“Although he spent a relatively short period of his life in Austria, Canadian-born John Cook (1935–2001) remained, in his own words, "Viennese by choice.” Having worked as a commercial photographer in Paris, Cook’s […] first “regular” production was Schwitzkasten, based on a novel by the leftist writer Helmut Zenker. Today, the film is considered one of the few undisputed masterpieces of the New Austrian Cinema: a freewheeling, tender, and strangely humorous portrait of working-class (and out-of-work) lives. At the time, however, Cook’s genial and unpretentious approach was remarked upon only by the most ardent critics, who compared it with that of Eric Rohmer and Jean Eustache. An independent filmmaker par excellence, Cook constantly struggled for his art. By the early 1980s—when the local film subsidy system became more rigid—he had grown tired of the struggle and left both Austria and the filmmaking profession behind.” http://www.moma.org/visit/calendar/film_screenings/20369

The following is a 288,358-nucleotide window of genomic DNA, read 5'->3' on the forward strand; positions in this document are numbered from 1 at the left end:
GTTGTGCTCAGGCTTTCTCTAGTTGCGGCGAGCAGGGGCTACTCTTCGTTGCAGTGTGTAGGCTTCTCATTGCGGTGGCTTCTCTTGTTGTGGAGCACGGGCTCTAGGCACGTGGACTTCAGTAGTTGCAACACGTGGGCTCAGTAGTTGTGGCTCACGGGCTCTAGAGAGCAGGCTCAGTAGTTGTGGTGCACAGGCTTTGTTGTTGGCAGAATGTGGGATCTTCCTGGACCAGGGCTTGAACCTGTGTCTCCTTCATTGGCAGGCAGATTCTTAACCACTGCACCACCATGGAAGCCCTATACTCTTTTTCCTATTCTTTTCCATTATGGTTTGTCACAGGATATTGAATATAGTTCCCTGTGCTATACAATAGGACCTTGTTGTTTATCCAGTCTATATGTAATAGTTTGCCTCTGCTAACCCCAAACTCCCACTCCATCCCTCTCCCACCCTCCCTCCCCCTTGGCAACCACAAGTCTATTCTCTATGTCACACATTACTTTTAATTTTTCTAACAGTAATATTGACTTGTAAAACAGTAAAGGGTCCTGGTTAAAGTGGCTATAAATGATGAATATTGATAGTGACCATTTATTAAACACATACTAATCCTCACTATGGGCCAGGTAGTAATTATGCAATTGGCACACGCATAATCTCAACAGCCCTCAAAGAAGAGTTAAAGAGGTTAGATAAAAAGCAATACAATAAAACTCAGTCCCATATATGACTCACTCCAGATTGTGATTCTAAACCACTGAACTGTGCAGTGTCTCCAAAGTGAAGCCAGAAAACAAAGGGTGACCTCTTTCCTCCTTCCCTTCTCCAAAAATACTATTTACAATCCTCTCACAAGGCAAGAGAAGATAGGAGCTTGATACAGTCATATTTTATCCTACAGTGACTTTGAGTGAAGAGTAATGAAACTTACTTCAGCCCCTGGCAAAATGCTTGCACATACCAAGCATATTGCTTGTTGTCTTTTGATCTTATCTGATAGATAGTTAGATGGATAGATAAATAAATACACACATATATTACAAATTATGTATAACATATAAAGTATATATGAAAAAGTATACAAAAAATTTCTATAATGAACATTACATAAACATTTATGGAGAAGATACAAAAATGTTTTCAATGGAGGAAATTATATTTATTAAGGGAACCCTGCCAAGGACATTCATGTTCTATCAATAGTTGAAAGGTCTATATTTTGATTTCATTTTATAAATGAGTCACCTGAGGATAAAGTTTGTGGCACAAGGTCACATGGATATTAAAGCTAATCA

The lawyer is visiting a prison to meet with a violent criminal who has been condemned to death. During the visit, things turn bad, there is a riot where prisoners escape and the criminal escapes taking a lawyer hostage.
During an ever-growing epidemic of zombies that have risen from the dead, two Philadelphia SWAT team members, a traffic reporter, and his television-executive girlfriend seek refuge in a secluded shopping mall.
Jackie Chan stars as Wong Fei-Hung, whose mischievous antics land him in hot water. Having tolerated enough of his son's mishaps, Fei-Hung's dad enlists his sadistic uncle, who specializes in drunken-style kung fu, to teach the lad some discipline.